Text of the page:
WOODSTOCK - During the three-and-a-half months it took to film "Groundhog Day" in Woodstock, then-Mayor Jim Shoemaker found a friend in director Harold Ramis.
"He was like a brother," Shoemaker said. "I had lunch with him more than I had with my wife."
Ramis died early Monday morning of complications from an autoimmune inflammatory disease. He was 69.
Shoemaker interacted with Ramis on a daily basis when the movie was being made in the early 1990s. The two would often chat outside Shoemaker's Woodstock Square real estate office, which was also used during a scene in the film, he said.
"He always had time to talk to you," Shoemaker said. "He worked very well with the city. He was very professional. Very polite. If he wanted to do something, he would ask. He wouldn't just tell you what he wanted to do."
When scouting a location for a film, someone mentioned the possibility of using Woodstock to Ramis. When he drove into town he fell in love with the area, Shoemaker recalled.
"When he approached the square, he said to whoever he was with, 'This is the place,' " Shoemaker said.
Ramis wrote a letter to the people of Woodstock after filming wrapped up and thanked them for their generosity.
"Without the tremendous amount of cooperation and genuine neighborliness exhibited by you and others like you, this film could not have been made," the letter read. "It is not often than an entire community takes us into both their homes and their hearts.
"I hope that when you see the movie, you will enjoy seeing Woodstock on film and delight in the knowledge that people all over the world will get to enjoy your hometown as well. We certainly have enjoyed it and we feel very privileged to haven been able to share it with you."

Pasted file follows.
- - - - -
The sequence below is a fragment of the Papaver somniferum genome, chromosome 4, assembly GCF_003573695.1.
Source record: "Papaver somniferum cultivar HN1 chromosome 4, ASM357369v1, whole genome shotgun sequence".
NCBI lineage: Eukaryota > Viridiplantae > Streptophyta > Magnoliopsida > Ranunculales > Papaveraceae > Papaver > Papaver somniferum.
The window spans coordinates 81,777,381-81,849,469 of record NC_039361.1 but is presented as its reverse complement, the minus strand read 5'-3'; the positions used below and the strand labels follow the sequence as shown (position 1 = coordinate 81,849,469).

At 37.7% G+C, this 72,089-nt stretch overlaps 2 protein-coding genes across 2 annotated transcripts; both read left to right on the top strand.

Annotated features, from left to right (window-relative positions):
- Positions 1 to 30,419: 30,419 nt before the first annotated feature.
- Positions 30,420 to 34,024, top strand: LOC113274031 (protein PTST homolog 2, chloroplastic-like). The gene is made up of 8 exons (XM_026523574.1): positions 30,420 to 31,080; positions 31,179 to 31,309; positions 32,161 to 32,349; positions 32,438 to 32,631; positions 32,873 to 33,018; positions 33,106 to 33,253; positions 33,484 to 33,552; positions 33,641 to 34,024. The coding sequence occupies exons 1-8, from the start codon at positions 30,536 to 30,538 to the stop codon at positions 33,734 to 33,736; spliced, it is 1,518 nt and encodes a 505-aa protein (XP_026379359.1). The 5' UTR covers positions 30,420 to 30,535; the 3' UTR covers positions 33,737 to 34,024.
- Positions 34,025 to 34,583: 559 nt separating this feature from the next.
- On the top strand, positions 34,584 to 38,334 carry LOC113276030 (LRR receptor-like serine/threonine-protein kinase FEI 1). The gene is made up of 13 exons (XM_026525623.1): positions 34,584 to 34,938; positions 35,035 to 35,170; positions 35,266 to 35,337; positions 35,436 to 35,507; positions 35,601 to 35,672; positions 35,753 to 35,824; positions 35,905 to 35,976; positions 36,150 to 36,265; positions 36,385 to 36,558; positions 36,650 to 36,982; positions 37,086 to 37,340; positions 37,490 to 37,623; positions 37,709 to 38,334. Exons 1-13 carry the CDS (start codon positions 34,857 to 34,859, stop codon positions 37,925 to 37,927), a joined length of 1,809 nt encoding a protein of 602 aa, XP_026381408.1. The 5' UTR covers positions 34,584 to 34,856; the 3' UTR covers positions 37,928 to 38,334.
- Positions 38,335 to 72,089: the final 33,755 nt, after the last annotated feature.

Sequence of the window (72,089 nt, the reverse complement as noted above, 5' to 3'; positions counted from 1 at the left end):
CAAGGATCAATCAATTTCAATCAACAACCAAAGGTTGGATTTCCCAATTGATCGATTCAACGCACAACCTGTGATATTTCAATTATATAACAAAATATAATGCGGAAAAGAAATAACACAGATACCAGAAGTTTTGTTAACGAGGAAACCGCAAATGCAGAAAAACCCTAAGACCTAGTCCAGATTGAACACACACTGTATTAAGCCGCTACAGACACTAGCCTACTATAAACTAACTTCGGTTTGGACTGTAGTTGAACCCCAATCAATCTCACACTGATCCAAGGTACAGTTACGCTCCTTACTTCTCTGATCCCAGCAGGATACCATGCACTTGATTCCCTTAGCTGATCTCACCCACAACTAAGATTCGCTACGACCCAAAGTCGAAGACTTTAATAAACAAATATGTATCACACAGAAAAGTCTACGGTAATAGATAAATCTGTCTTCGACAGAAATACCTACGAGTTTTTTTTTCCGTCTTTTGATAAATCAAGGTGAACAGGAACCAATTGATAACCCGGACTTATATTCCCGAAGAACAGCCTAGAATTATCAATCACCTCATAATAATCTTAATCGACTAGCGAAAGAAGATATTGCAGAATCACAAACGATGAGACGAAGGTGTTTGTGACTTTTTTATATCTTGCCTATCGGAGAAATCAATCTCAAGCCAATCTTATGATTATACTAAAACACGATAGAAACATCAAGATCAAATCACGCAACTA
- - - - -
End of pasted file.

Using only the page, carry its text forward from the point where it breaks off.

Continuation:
Ramis is best known for his roles in comedies such as "Ghostbusters" and "Stripes." Along with directing "Groundhog Day," he also directed "Caddyshack" and co-wrote "National Lampoon's Animal House" and "Meatballs.
More recently, he directed "Analyze This," a movie starring Billy Crystal and Robert DeNiro.
Ramis' family was at his side when he died.
Shoemaker said he and Ramis kept in touch in the years since the film, and Ramis even made it back to Woodstock on several occasions for the Groundhog Day celebration.
"People have come to Woodstock from all over the world (because of 'Groundhog Day')," he said. "They want to see where the movie was made. They want to look at the plaque in the street where [Bill Murray] stepped in the water. It has helped the town for the last 20 years. It's a sad day."
• The Associated Press contributed to this report.
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